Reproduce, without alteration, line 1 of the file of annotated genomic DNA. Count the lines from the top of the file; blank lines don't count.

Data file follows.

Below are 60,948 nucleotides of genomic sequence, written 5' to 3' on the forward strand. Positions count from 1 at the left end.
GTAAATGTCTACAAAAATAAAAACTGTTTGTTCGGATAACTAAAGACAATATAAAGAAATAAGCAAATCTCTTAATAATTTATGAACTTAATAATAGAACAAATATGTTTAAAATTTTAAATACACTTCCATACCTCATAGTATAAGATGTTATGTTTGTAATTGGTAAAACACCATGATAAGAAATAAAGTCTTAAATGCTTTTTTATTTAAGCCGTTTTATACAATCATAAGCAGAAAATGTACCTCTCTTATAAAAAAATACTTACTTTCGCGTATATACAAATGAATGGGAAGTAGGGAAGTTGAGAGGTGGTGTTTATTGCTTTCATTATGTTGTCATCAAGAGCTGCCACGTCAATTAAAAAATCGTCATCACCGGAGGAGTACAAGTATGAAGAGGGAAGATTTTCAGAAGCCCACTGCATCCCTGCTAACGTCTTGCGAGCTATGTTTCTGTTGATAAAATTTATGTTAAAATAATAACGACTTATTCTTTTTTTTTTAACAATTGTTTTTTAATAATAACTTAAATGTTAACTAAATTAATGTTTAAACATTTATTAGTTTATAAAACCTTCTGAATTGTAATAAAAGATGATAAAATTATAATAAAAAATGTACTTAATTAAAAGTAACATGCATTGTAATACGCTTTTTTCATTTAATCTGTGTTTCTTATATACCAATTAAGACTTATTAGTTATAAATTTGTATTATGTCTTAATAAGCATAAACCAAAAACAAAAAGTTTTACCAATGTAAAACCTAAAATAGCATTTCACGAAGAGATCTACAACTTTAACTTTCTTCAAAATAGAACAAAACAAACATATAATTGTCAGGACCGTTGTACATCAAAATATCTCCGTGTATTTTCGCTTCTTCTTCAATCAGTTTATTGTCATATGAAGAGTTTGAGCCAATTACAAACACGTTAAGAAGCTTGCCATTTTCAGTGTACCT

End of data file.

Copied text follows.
Below are 60,948 nucleotides of genomic sequence, written 5' to 3' on the forward strand. Positions count from 1 at the left end.